The new security law approved by China’s National People’s Congress poses a serious threat to democracy and press freedom in Hong Kong, said journalists based in the territory.
Speaking during a discussion organized by Vienna’s Press Club Concordia and the International Press Institute (IPI) yesterday, two Hong Kong-based journalists, Mok Kwan Ling of Ming Pao Weekly and Jodi Schneider, president of the Hong Kong Foreign Correspondents’ Club, offered insights into the threats to free speech posed by the draft law.
“My understanding is that the law targets people who engage in secessionist activities, terrorism and foreign powers intervening in Hong Kong. But the law sets up traps for journalists and activists, because we do not know what actions might be seen as breaking it”, Ling said. “But it is obvious that the law is a national apparatus that aims to take away rights and freedoms guaranteed under the basic law of Hong Kong. It also means that the legislative council on the island can now be bypassed, which destroys the one country, two systems model”.
In addition to potentially targeting journalists, one big concern of the draft law is its effects on the judiciary in Hong Kong.
“We are concerned about how the law will affect the judiciary and the businesses on the island. The law in Hong Kong is based on the British case law so there is an issue of who decides what counts as sedition and international interference. On the mainland, the legal processes are not transparent”, Schneider said.
According to Schneider, the approval of the draft law is linked to the fears about the democratic movement in Hong Kong. In local elections held in November, the electorate showed up in huge numbers with the turnout being more than 80 percent. The elections were a resounding win for pro-democracy candidates.
“The authorities on the mainland do not want to see this kind of development, so they will try and push the law through before September. In addition, there are some key anniversaries coming up during the summer: the anniversary of the original Hong Kong protests, the anniversary of Tiananmen square, and the July 1 handover date. The authorities are looking to control the protests before those dates”, Schneider said.
“The draft law has already created a looming atmosphere in Hong Kong for not only the media and journalists but also for other citizens, who are talking about emigrating before the law is passed. The people fear that the law would allow Hong Kong to be fully controlled by the Chinese government in terms of press freedom, freedom of expression and others”, Ling said.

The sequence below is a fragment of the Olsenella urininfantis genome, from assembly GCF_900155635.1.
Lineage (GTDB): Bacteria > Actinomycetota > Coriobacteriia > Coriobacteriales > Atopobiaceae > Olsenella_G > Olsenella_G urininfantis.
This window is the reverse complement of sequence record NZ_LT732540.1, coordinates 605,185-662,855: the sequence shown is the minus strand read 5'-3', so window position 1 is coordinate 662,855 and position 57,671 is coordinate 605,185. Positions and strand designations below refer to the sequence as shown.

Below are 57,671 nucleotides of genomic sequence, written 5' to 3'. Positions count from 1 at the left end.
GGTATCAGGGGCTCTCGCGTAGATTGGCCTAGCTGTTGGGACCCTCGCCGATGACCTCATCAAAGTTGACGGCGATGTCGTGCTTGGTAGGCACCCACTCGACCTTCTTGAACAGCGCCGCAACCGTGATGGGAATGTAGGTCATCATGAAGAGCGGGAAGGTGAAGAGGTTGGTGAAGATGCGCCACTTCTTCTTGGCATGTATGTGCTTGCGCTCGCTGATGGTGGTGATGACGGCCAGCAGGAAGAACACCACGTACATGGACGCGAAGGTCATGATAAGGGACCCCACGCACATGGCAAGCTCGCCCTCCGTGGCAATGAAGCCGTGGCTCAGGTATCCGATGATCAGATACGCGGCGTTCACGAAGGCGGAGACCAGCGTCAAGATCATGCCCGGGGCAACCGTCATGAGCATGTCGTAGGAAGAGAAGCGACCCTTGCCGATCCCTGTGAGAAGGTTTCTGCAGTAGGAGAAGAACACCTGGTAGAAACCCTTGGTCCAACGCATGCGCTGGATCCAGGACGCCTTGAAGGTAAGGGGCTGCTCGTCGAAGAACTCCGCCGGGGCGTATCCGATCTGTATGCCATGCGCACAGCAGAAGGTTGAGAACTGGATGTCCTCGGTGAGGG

The approval of the draft law drew widespread condemnation from around the world, with the United States announcing that it planned to revoke its special trade relationship with Hong Kong. According to Schneider, some U.S. businesses operating in Hong Kong have voiced their concern about this development, noting that it might hurt the island even more by making it harder to conduct business there.
However, Ling noted that some protestors have welcomed this move to revoke the special relationship.
“For some of the protestors, the new slogan is ‘if we burn, you burn with us’. They understand that the move by the U.S. can harm Hong Kong, but at the same time they say that China will harm the island anyway and take away the people’s freedoms in the long term, so why not take them now and harm China at the same time”, Ling said.
According to Ling, Hong Kong’s independent media could face a potentially existential danger from the law.
“There are many good independent media in Hong Kong that receive their revenue from, for example, crowd funding, and we do not know how the law will affect them. Will they be seen as receiving financing from foreign entities?”, Ling said.
Schneider, a senior reporter for Bloomberg News, said Hong Kong had traditionally been a crucial base for journalists covering the region and mainland China – a situation that could begin to change with the new law.
“The law could make it harder for journalists to receive visas to the mainland, and China has already prohibited some journalists from working not only on the mainland but also from the island. So, the question is, who grants the visas to journalists after the law is enacted”, Schneider said.
Participating in the discussion, IPI Deputy Director Scott Griffen said that a serious new chapter had been opened in the fight for press freedom and fundamental rights in Hong Kong following the decision last week by China’s National People’s Congress to greenlight the new national security law.
“The draft law is widely seen as a tool to crack down on the pro-democracy movement and to terminate the freedoms that people in Hong Kong were supposed to be able to enjoy until at least 2047, when the one country, two systems arrangement was officially set to end”, Griffen said.